Paintings outrage Islamic hardliners in Pak J-u-D demands college issue public apology

LAHORE, Pakistan, Dec 29, (AP): Pakistan’s leading arts college has pushed boundaries before in this conservative nation. But when a series of paintings depicting Muslim clerics in scenes with strong homosexual overtones sparked an uproar and threats of violence by Islamic extremists, it was too much.
Officials at the National College of Arts in the eastern city of Lahore shut down its academic journal, which published the paintings, pulled all its issues out of bookstores and dissolved its editorial board. Still, a court is currently considering whether the paintings’ artist, the journal’s board and the school’s head can be charged with blasphemy. The college’s decision to cave to Islamist pressure underscores how space for progressive thought is shrinking in Pakistan as hardline interpretations of Islam gain ground. It was also a marked change for an institution that has long been one of the leading defenders of liberal views in the country.
Pakistan is an overwhelmingly Muslim nation, and the majority of its citizens have long been fairly conservative. But what has grown more pronounced in recent years is the power of religious hardliners to enforce their views on members of the population who disagree, often with the threat of violence.
The government is caught up in a war against a domestic Taliban insurgency and often seems powerless to protect its citizens. At other times it has acquiesced to hardline demands because of fear, political gain or a convergence of beliefs.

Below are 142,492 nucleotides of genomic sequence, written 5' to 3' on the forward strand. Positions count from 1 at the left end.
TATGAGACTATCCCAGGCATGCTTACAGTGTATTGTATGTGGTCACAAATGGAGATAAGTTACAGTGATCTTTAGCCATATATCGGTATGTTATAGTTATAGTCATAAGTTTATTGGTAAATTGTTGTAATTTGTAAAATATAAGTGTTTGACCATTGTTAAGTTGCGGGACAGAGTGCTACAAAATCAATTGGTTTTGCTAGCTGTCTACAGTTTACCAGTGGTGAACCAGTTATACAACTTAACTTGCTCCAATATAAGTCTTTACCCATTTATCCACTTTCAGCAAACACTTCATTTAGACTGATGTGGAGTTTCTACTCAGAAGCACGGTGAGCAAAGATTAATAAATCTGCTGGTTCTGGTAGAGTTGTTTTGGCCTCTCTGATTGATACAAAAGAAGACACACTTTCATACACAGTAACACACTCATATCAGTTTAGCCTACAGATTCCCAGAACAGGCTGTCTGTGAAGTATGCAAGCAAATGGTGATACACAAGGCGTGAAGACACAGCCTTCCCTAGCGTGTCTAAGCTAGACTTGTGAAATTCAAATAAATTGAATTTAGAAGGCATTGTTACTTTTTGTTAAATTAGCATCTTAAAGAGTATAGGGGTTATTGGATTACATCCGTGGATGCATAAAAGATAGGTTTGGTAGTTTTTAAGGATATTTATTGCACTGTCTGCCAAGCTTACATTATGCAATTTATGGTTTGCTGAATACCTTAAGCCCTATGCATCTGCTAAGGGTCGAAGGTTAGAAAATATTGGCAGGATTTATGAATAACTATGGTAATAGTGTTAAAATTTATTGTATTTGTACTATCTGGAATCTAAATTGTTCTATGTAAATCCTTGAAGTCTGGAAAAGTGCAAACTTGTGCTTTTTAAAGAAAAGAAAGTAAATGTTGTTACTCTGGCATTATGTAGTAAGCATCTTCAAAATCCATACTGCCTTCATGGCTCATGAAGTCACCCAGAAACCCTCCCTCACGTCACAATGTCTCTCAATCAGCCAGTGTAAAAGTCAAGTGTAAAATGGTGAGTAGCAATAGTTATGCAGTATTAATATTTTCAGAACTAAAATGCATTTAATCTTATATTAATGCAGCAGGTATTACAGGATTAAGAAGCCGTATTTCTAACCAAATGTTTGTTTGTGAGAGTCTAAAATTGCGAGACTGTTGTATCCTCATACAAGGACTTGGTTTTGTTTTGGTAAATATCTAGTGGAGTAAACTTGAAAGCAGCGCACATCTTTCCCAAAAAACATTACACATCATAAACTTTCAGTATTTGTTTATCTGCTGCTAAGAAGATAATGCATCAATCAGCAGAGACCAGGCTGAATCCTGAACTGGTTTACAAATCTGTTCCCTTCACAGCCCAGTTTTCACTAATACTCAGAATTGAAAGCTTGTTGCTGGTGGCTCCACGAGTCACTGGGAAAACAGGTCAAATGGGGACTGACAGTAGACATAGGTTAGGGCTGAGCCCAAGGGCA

The uproar was sparked when the college’s Journal of Contemporary Art and Culture over the summer published pictures of a series of paintings by artist Muhammad Ali.
Aasim Akhtar, an Islamabad-based art critic who wrote an essay accompanying the paintings in the journal, wrote that Ali’s mixing of images was “deliberately, violently profane,” aimed at challenge “homophobic” beliefs that are widespread in Pakistani society.
Jamaat-ud-Dawa, widely believed to be a front for the Lashkar-e-Taiba militant group, issued a statement after the paintings were published demanding the college issue a public apology and withdraw all issues of the journal.
College staff members also began receiving anonymous text messages threatening violence, said a member of the journal’s editorial board. They were afraid to push back for fear of being killed, he said, speaking on condition of anonymity for fear of being targeted.
 

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